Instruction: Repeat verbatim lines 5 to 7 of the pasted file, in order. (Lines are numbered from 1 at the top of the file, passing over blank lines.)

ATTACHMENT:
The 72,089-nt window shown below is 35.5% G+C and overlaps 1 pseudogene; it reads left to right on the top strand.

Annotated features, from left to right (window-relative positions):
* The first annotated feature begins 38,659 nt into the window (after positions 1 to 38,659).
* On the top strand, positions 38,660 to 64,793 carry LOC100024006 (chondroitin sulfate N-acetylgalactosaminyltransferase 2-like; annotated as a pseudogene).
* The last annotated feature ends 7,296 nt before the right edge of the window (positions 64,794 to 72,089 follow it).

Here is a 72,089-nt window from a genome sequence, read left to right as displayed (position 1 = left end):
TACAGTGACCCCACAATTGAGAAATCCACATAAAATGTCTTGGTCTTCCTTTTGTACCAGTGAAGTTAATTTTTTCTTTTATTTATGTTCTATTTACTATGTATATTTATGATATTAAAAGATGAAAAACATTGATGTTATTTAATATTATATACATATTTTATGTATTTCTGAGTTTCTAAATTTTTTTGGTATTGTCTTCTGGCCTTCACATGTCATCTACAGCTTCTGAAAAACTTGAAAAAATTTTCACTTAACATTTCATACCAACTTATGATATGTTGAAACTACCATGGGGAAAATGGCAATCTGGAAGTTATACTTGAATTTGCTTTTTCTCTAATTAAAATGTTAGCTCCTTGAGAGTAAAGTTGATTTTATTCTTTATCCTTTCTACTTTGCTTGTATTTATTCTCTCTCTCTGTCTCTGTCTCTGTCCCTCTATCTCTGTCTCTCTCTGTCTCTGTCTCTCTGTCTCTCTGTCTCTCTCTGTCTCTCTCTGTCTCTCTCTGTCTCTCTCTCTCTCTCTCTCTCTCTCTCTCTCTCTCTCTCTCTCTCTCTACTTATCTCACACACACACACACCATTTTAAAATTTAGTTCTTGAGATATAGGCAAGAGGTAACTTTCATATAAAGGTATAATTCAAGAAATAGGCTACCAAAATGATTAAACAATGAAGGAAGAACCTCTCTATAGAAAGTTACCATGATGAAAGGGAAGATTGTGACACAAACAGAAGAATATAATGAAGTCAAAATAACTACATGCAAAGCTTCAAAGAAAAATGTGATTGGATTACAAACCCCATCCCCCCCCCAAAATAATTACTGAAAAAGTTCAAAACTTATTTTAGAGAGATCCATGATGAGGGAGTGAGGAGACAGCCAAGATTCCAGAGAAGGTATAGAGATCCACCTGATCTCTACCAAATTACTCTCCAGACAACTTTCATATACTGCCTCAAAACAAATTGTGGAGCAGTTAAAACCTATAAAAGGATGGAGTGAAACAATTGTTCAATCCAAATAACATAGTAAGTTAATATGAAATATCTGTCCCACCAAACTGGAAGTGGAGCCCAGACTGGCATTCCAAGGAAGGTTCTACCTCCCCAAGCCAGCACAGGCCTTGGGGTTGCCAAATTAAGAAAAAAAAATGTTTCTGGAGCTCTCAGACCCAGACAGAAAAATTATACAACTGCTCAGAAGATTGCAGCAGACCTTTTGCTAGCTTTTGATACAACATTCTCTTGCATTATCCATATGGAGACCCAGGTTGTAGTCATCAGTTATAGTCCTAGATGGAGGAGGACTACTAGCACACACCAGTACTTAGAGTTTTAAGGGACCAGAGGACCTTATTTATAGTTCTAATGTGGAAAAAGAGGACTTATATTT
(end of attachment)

* The last annotated feature ends 7,296 nt before the right edge of the window (positions 64,794 to 72,089 follow it).

Here is a 72,089-nt window from a genome sequence, read left to right as displayed (position 1 = left end):
TACAGTGACCCCACAATTGAGAAATCCACATAAAATGTCTTGGTCTTCCTTTTGTACCAGTGAAGTTAATTTTTTCTTTTATTTATGTTCTATTTACTATGTATATTTATGATATTAAAAGATGAAAAACATTGATGTTATTTAATATTATATACATATTTTATGTATTTCTGAGTTTCTAAATTTTTTTGGTATTGTCTTCTGGCCTTCACATGTCATCTACAGCTTCTGAAAAACTTGAAAAAATTTTCACTTAACATTTCATACCAACTTATGATATGTTGAAACTACCATGGGGAAAATGGCAATCTGGAAGTTATACTTGAATTTGCTTTTTCTCTAATTAAAATGTTAGCTCCTTGAGAGTAAAGTTGATTTTATTCTTTATCCTTTCTACTTTGCTTGTATTTATTCTCTCTCTCTGTCTCTGTCTCTGTCCCTCTATCTCTGTCTCTCTCTGTCTCTGTCTCTCTGTCTCTCTGTCTCTCTCTGTCTCTCTCTGTCTCTCTCTGTCTCTCTCTCTCTCTCTCTCTCTCTCTCTCTCTCTCTCTCTCTCTCTCTACTTATCTCACACACACACACACCATTTTAAAATTTAGTTCTTGAGATATAGGCAAGAGGTAACTTTCATATAAAGGTATAATTCAAGAAATAGGCTACCAAAATGATTAAACAATGAAGGAAGAACCTCTCTATAGAAAGTTACCATGATGAAAGGGAAGATTGTGACACAAACAGAAGAATATAATGAAGTCAAAATAACTACATGCAAAGCTTCAAAGAAAAATGTGATTGGATTACAAACCCCATCCCCCCCCCAAAATAATTACTGAAAAAGTTCAAAACTTATTTTAGAGAGATCCATGATGAGGGAGTGAGGAGACAGCCAAGATTCCAGAGAAGGTATAGAGATCCACCTGATCTCTACCAAATTACTCTCCAGACAACTTTCATATACTGCCTCAAAACAAATTGTGGAGCAGTTAAAACCTATAAAAGGATGGAGTGAAACAATTGTTCAATCCAAATAACATAGTAAGTTAATATGAAATATCTGTCCCACCAAACTGGAAGTGGAGCCCAGACTGGCATTCCAAGGAAGGTTCTACCTCCCCAAGCCAGCACAGGCCTTGGGGTTGCCAAATTAAGAAAAAAAAATGTTTCTGGAGCTCTCAGACCCAGACAGAAAAATTATACAACTGCTCAGAAGATTGCAGCAGACCTTTTGCTAGCTTTTGATACAACATTCTCTTGCATTATCCATATGGAGACCCAGGTTGTAGTCATCAGTTATAGTCCTAGATGGAGGAGGACTACTAGCACACACCAGTACTTAGAGTTTTAAGGGACCAGAGGACCTTATTTATAGTTCTAATGTGGAAAAAGAGGACTTATATTT